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    Miles Davis

    birth of the cool

    Birth Of The Cool ( 1949 )
    Move / Jeru / Moon Dreams / Venus de Milo / Budo / Deception / Godchild / Boplicity / Rocker / Israel / Rouge / Darn That Dream

    'Birth Of The Cool' was recorded over three sessions, initially as a series of 78s for Columbia Records. Miles Davis had top billing, but drawing together the likes of Evans, Mulligan and other top arrangers led to this really being a collaborative effort. The music swings effortlessly, the musicians form an ensemble and although players came and passed through the collective during the three recording sessions, the sound remains stable and solid - allowing the melodies to flow fluidly as the feel of the music demands. We've eleven instrumental cuts here and one vocal number and yes, the vocal number sounds suitably out of place and considerably more old-fashioned than the pioneering 'Cool Jazz' Miles and collegues were putting together as a reaction to bebop.

    Comments about some of the tunes here then, I love the harmonies on the album, particularly 'Boplicity', beautiful harmonic tones all throughout the track yet still allowing room for a solo or three to come gently sailing through. The attack and dynamics of the drum work on 'Budo' stands out and helps the track leap out at you from its place in the middle of the album. 'Rocker' has some gentle, lovely flowing melodies, 'Jeru' has several very familiar sounding lines in amidst the fantastic playing. Those of you who know me will also not be surprised to discover I love the double-bass sounds and they are particular prominent throughout 'Venus de Milo'. I adore 'Moon Dreams', an utterly gorgeous ballad, genuinely moving and perhaps my favourite piece here. Well, 'Moon Dreams'? Romantic tones? Check.

    Thirty six minutes of music and even if you don't normally like jazz, there's enough variety here to suggest all but the very narrow-minded should find something to like about 'Birth Of The Cool'. To summarise in a word? Well, impeccable does it, really. Does it for me, how about you?

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    Readers Comments

    Stephen Worcester
    Cracking. I bought this about 10 years ago and it was one of those 'never off the stereo' gems. I find it brittle and wheezy, in a good way and it is indicative of Miles Davis' continuing experimentation. For me it is Max Roach's drumming (c.f. Move drum solo) which makje sit rise above the gerd, but then Max Roach polished everything he touched


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    Dig ( 1951 )
    Dig / It's Only A Paper Moon / Denial / Bluing / Out Of The Blue / Conception / My Old Flame

    Jazz artists did recording sessions throughout the 30s, 40s and 50s for other band-leaders, for 78 and 45 rpm single releases, for 10" releases. Provided the material found a way out and they got paid, the musicians didn't mind. Record releases from sessions dedicated to a particular project or piece of vinyl were a relatively new thing which is partly why the Miles Davis discography, infinitely large as it is, is fairly hard to pin down. Compilations like 'Birth Of The Cool' are regarded as legitimate album works many years later. Many Miles Davis discographies have a large leap then from 1949/1950 right through to 1955/1956 with little regard to what came after. Of course, 'Birth Of The Cool' in itself is a relatively random leaping in point if you realise Miles was recording sessions from 1945, starting out with the wonderfully named ensemble 'Herbie Field Band with Rubberlegs Williams'. Contributions welcome of course as to whom Rubberlegs Williams was and to the why of how he came by such a moniker.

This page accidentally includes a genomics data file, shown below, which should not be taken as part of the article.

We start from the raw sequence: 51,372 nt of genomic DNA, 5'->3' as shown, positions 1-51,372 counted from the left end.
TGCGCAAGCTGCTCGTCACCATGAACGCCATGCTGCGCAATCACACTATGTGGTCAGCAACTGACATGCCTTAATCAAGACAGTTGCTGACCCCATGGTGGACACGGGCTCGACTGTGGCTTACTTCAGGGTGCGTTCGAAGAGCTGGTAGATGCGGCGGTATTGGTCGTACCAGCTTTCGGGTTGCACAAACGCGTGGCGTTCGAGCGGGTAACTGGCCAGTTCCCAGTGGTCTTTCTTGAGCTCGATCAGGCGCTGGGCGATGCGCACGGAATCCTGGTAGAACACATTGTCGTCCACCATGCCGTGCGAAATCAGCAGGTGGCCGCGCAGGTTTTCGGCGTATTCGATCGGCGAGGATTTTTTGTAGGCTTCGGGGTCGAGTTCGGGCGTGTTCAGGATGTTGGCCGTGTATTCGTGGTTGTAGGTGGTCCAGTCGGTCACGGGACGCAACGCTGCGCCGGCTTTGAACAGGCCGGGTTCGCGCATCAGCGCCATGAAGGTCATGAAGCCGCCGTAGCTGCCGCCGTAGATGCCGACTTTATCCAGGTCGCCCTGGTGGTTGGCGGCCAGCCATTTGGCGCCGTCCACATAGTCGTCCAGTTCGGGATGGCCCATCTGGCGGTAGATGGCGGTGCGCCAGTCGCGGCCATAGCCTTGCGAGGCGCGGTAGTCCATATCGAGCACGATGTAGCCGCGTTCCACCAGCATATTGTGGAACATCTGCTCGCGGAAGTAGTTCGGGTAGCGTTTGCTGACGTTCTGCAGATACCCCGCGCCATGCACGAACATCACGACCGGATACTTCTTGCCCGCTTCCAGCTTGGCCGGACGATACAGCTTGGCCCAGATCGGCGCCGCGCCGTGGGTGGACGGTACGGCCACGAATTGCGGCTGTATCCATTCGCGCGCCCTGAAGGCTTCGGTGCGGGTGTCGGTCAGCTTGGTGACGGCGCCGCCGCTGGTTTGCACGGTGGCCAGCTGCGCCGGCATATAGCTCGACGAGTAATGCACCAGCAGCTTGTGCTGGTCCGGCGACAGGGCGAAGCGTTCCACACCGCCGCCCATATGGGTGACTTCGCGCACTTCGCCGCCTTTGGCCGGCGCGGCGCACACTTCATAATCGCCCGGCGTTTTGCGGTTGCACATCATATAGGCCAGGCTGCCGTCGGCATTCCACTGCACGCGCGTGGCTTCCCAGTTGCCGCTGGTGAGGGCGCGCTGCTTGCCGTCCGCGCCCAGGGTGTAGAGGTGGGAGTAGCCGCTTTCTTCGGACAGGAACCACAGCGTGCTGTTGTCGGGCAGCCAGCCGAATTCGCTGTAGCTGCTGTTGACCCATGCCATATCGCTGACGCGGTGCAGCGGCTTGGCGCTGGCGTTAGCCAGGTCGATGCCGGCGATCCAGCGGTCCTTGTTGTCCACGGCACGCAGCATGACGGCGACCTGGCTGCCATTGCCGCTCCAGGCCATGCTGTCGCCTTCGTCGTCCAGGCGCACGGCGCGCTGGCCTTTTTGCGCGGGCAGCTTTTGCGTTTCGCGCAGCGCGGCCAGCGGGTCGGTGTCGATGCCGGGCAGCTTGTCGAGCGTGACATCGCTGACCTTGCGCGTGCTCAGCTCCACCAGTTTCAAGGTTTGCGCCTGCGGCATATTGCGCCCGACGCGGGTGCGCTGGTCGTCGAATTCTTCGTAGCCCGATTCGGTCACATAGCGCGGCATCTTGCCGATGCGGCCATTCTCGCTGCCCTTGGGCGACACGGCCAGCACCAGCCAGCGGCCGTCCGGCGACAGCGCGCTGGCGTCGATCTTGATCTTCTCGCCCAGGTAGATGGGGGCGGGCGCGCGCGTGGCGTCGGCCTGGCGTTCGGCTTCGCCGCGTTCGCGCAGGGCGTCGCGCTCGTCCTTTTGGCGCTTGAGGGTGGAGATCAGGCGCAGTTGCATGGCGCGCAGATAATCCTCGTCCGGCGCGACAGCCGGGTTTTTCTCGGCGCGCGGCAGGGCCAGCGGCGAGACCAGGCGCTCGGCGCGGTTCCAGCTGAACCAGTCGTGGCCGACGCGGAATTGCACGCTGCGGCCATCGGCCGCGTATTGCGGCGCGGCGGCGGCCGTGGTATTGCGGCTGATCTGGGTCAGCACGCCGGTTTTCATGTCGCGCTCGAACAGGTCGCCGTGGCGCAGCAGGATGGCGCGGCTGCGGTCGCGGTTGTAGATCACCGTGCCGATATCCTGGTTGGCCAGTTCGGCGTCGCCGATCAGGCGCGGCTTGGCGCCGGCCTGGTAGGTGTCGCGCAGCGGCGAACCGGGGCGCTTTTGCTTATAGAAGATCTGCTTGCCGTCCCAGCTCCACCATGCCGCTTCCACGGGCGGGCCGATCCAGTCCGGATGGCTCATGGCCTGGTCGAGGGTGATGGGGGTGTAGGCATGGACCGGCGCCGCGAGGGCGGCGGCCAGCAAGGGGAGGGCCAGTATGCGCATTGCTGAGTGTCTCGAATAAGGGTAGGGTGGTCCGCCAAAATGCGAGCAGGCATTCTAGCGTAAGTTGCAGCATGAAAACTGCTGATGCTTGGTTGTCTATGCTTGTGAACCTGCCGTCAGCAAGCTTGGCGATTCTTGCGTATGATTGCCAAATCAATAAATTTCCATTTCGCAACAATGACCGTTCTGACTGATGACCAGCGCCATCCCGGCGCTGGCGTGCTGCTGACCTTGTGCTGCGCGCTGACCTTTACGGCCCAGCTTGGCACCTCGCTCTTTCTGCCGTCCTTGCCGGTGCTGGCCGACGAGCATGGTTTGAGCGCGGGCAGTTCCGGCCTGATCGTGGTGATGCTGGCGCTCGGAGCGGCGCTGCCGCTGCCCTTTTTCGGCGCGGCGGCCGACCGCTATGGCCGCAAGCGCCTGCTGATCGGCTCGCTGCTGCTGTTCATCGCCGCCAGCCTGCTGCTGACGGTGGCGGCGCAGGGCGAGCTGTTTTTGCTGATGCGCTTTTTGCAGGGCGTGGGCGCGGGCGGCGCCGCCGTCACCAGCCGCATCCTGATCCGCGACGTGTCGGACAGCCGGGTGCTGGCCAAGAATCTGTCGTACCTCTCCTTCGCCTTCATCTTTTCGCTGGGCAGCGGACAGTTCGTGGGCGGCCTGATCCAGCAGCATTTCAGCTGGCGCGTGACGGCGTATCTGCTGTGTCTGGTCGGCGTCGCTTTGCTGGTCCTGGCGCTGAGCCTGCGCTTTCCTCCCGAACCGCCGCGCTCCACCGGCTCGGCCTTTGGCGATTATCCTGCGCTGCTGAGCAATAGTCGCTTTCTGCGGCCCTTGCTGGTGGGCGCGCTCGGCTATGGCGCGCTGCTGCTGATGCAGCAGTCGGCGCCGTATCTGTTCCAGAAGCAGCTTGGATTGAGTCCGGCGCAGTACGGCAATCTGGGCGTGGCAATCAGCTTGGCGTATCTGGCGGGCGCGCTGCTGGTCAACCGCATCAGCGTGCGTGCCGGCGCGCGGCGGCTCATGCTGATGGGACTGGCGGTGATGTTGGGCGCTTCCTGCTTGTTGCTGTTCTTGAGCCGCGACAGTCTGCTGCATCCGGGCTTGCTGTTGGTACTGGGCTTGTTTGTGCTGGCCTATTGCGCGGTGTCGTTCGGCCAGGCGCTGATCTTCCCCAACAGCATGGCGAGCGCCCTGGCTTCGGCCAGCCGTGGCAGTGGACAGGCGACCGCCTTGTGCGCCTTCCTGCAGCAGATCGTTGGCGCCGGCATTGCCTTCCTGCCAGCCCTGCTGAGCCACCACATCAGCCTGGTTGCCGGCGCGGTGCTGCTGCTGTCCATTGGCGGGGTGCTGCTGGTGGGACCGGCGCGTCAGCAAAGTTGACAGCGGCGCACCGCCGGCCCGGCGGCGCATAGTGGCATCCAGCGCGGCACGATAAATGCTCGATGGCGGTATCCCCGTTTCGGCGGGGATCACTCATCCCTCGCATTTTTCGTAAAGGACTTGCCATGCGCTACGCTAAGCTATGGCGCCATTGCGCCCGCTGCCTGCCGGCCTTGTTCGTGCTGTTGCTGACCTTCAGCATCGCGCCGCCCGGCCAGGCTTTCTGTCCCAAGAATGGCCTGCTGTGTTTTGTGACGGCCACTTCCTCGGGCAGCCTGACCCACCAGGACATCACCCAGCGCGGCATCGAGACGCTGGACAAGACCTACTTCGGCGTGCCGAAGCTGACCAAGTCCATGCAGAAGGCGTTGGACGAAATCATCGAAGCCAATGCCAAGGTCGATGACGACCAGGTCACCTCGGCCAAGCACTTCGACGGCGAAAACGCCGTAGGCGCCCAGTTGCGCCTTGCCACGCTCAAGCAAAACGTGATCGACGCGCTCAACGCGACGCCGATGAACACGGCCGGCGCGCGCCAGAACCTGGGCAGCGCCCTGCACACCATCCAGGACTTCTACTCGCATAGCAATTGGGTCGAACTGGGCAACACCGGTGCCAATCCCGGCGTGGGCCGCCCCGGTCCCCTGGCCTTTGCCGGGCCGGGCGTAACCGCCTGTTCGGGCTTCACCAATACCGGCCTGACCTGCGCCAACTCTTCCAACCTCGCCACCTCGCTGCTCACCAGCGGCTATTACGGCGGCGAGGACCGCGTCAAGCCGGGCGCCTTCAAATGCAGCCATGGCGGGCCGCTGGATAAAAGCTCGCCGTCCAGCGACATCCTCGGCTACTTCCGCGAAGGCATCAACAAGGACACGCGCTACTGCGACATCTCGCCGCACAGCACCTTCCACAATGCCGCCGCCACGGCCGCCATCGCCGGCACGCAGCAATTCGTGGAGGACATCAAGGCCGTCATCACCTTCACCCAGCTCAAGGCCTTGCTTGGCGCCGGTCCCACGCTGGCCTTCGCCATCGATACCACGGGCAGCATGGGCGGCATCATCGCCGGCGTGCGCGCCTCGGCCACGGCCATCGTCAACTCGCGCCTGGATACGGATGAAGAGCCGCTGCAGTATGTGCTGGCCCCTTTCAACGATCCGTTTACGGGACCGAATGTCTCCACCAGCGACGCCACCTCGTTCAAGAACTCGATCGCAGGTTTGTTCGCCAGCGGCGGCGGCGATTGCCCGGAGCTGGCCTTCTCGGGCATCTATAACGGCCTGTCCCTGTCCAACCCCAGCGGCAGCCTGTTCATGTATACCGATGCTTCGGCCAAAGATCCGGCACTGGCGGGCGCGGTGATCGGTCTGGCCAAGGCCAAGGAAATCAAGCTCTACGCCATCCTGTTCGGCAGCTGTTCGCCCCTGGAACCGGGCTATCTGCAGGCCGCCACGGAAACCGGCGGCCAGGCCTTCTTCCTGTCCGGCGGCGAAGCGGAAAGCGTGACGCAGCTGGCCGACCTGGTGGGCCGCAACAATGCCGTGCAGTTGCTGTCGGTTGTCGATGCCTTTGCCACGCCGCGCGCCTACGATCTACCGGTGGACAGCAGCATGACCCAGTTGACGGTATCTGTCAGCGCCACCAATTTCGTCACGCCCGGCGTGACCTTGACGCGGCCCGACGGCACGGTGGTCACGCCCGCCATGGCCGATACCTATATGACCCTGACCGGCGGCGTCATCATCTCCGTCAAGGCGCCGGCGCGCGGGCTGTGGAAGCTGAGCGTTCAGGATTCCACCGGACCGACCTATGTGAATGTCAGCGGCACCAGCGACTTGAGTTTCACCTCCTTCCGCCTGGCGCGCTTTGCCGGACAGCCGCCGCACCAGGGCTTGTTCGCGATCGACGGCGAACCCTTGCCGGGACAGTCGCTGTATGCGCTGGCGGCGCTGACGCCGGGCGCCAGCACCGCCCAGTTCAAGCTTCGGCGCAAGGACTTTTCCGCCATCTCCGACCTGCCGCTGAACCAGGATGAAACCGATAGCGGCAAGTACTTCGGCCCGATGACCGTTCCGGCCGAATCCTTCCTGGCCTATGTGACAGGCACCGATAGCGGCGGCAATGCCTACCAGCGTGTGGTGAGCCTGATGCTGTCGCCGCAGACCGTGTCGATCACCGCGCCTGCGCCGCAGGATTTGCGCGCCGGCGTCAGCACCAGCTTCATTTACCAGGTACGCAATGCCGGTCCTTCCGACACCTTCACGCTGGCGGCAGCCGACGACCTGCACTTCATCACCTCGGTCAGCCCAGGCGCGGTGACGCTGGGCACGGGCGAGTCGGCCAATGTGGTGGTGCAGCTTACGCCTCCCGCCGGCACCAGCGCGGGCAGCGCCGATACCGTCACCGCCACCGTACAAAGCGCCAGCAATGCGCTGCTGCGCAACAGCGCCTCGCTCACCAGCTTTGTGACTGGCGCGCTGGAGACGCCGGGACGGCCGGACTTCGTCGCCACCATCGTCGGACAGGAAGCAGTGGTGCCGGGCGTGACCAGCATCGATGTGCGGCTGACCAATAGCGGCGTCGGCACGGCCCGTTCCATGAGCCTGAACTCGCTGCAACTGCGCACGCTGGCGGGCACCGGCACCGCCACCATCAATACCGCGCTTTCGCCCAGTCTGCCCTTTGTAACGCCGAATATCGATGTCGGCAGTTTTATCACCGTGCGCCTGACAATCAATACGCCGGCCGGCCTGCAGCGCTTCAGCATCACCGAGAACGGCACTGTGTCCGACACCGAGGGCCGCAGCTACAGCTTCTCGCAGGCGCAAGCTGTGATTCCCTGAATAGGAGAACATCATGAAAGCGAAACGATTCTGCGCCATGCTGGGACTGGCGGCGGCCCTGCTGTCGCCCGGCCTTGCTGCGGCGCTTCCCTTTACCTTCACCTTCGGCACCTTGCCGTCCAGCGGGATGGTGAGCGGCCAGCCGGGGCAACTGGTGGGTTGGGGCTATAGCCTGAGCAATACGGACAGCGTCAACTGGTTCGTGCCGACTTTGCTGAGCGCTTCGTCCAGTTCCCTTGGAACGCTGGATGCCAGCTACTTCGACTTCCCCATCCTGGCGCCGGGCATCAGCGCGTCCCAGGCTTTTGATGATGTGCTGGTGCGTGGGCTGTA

Released on the Prestige lake, 'Dig' features tracks from 1951 recording sessions at Apex Studios and was remastered in 1956 by Rudy Van Gelder. If 'Birth Of The Cool' was something airy and laid-back the sessions for 'Dig' certainly were not - they were free, aggressive and possibly under the influence of substances. Sonny Rollins and Jackie McLean played tenor and alto saxophone's respectively, Charles Mingus plays double-bass on 'Conception' whilst Tommy Potter (double-bass), Walter Bishop Jr (piano) and Art Blakely (drums) round out the group. All 7 songs recorded for this record were taped on October 5th, 1951 at Apex studios in New York and this was the first LP released by Prestige on its then new 10" 33 and a third RPM series. 'Bluing' then moves through blues inspired changes with double-bass underpinning it al, whilst the drums keep time and the coolness of the brass instruments come through, Miles often after the Saxes with a solo or two to confirm him as the leader of the ensemble. The opening Dig' is fairy psychedelic, this sound mix leaving just some natural echo acoustically whilst also sounding like the microphones were hanging from the ceiling covered by damp towels. The band move through their changes and improvisations with amazing energy and aggression, without ever losing sight of the key to it all, the melodies.

    'Out Of The Blue' closed the original 10" vinyl LP, the remaining two tracks recorded at the same sessions were added to the 12" reissue. When we talk and hear Jazz greats from this era working together it's just something a fan of the rock era finds hard to credit. Sonny Rollins, Miles Davis and Charles Mingus on the same track? Well yes, that's 'Conception', you can feel the energy and rivalry in the room. These were all young musicians near the start of long careers and all would go on to do better things, but there's not much to fault here and Mingus brings a different feel to the bass lines, more urgent somehow.

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    this page last updated 26/05/08


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